Preparing for Worship - December 2, 2018


Join us as we kick off our first Sunday of advent at Faith Church. As we enter into this season we will do a five part series on the incarnation of the Son of God. Two thousand years ago God became man for us and for our salvation and this miracle has been the object of endless devotion, contemplation, and praise ever since. Here are the songs we’ll sing together:

1. Come Thou Almighty King

Style: We will play this song in its traditional style. It is an 18th century English hymn.

Song Info: The lyrics to this hymn were penned by Charles Wesley and this song is a plea for the Lord to come and visit his people. It is not normally thought of as an advent tune, but it is both a fitting call to worship and advent hymn as we remember the Lord’s coming to us long ago, anticipate his future return, and expect his presence with us by the Holy Spirit in worship.

Sheet Music, Audio


Style: This is a song from the renaissance that is festive, a mid madrigal, and lacking in a time signature. Yet it is easy to sing with a very catchy melody.

Song Info: The lyrics to this song are lifted almost word-for-word from Isaiah 40:1-8 which was a prophesy concerning the future restoration of Jerusalem. Most famous from this section are these lines:

A voice cries: “In the wilderness prepare the way of the Lord; make straight in the desert a highway for our God. Every valley shall be lifted up, and every mountain and hill be made low; the uneven ground shall become level, and the rough places a plain. And the glory of the Lord shall be revealed, and all flesh shall see it together, for the mouth of the Lord has spoken.”

These lines were first adapted in the seventeenth century by Johann G. Olearius then translated into english by Catherine Winkworth in the nineteenth century. The tune comes from Claude Goudimel from the sixteenth century who was responsible for arranging many of the Psalms found in the Genevan Psalter - the production of which was overseen by John Calvin.

This song takes up the anthem of Isaiah 40 in proclaiming peace to the people of God who have long suffered in exile. The anthem is for us today:

Comfort comfort O my people; Speak of peace now says our God

Comfort those who sit in darkness; Mourning 'neath their sorrow's load

Speak unto Jerusalem; Of the peace that waits for them

Tell her of the sins I cover; And that warfare now is over.

Sheet MusicAudio

3. Lo How A Rose E'er Blooming

Style: This is a renaissance era tune that does not have a definite time signature. It is melodic, chordal, and prayerful.

Song Info: The origins of this song are anonymous and it first appeared in the sixteenth century. It's lyrics are certainly based on Isaiah 11:1 - "There shall come forth a shoot from the stump of Jesse, and a branch from his roots shall bear fruit." This hymn has been widely used by both Catholics and Protestants but interestingly the interpretation of the hymn has divided along those lines. Catholics sing this song in reference to Mary being the shoot of Jesse that brings forth the fragrant flower (Jesus). Protestants sing this song in reference to Jesus being the shoot of Jesse. The tune of this song is from Brahms.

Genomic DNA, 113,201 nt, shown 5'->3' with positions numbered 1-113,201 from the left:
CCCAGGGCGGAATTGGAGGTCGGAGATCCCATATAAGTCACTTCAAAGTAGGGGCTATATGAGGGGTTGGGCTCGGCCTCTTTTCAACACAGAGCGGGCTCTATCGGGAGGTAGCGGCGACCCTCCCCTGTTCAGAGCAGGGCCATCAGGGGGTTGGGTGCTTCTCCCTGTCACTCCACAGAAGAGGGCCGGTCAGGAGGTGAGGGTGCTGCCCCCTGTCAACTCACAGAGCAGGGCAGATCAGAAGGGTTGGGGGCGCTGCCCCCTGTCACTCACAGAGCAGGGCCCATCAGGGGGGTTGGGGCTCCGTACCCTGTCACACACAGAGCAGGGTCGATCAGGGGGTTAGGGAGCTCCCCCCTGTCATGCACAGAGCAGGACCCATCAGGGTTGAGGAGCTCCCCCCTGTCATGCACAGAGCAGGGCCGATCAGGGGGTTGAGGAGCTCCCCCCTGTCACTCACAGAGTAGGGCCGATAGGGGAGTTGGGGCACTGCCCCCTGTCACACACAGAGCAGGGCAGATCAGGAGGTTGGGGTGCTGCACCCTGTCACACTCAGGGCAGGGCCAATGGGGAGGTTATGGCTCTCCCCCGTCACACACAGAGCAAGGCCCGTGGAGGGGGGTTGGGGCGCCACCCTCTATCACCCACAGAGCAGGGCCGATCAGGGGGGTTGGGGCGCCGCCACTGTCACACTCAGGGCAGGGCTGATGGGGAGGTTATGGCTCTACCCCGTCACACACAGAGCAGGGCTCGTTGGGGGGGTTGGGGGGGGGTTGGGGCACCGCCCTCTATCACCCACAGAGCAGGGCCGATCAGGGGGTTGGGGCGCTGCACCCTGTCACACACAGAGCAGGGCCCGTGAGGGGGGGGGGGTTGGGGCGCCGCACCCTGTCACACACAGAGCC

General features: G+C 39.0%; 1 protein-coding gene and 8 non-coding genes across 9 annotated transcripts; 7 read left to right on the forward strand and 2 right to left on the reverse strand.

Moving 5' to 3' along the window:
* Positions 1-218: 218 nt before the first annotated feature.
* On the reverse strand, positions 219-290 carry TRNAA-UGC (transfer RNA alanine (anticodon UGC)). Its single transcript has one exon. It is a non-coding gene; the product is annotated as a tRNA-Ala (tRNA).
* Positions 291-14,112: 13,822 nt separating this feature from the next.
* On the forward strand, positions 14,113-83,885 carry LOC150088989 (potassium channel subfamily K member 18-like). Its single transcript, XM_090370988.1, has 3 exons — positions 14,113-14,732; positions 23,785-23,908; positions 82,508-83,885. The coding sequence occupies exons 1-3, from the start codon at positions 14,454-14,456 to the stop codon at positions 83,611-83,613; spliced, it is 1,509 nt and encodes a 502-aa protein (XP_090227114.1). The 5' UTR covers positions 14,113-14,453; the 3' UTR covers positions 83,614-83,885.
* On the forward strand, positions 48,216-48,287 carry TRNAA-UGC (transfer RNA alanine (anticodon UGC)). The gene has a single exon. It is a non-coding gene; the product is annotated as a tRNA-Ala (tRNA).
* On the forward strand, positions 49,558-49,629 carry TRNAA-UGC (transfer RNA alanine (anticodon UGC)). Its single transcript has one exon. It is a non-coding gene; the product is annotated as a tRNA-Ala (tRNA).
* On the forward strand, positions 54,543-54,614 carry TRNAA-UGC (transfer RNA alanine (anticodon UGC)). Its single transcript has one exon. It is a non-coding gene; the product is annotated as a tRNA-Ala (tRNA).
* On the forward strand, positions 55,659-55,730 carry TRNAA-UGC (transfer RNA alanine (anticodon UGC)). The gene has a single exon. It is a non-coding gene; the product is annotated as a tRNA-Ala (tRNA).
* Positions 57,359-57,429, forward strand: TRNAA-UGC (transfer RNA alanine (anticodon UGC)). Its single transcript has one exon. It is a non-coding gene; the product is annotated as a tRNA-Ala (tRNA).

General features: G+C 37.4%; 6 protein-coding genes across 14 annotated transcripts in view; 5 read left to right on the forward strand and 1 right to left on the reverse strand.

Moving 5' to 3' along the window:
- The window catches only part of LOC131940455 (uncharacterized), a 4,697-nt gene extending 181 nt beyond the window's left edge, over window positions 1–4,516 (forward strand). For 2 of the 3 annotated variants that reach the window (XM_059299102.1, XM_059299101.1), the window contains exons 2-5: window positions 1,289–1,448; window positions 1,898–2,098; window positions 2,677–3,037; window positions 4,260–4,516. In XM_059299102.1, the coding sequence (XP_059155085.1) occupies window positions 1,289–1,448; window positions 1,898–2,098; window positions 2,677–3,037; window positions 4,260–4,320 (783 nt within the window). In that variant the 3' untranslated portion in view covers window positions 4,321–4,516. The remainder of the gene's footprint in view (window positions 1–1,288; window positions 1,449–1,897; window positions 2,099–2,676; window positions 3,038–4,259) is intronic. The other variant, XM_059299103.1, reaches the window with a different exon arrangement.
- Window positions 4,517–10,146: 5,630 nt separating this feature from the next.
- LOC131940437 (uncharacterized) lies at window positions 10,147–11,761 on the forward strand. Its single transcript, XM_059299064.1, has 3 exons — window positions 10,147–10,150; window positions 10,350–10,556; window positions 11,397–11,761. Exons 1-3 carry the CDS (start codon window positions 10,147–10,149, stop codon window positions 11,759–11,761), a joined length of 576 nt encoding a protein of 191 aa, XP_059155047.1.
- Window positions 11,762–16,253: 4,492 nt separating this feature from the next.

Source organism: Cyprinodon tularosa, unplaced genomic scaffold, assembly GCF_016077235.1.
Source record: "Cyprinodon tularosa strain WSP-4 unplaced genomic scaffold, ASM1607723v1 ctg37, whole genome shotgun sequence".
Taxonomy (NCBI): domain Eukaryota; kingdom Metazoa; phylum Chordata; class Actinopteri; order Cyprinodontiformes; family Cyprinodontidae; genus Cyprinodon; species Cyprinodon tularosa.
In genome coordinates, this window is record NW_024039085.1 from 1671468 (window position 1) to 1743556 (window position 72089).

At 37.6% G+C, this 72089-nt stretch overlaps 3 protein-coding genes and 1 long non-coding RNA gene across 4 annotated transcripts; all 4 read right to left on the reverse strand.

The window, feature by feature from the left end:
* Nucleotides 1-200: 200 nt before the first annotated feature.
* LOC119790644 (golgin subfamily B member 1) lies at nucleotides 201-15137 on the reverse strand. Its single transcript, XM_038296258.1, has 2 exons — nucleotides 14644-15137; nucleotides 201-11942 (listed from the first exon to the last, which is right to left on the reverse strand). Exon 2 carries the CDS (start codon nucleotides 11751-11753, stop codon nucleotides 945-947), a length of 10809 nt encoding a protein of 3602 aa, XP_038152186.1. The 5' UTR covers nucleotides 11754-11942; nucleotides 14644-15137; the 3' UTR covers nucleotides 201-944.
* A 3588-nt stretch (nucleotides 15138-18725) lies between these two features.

Sheet MusicAudio

4. O Come O Come Emmanuel

Style: We will play this song in its traditional style.

Song info: This hymn was first published in Psalteriolum Cantionum Catholicarum in 1710. The exact authorship of the lyrics and the tune itself are unknown but it has reached its modern form through the help of Johannes Herringsdorf. This is a true Advent hymn as it is anticipated the appearance of Christ rather than celebrating his arrival. It is sung from the perspective of God's people mourning in exile and awaiting the promised Davidic king.

Sheet MusicAudio

5. Mary Consoles Eve

Style: This is a contemporary song done in a Nashville, folk-rock style. It’s up tempo and joyful.

Song Info: This song written by Sandra McCracken originally appeared on her Rain for Roots record entitled Waiting Songs - a collection of advent songs for children. It’s sung as a conversation between Eve and Mary. Mary was often understood to be the new Eve in the early church because she is ultimately the one through whom the promised snake-crusher came into the world. Mary is rightly called the mother of God because the man Jesus who was conceived in her womb and who was born in a manger in Bethlehem is the Creator God whom we worship.

Sheet Music, Audio

See you Sunday!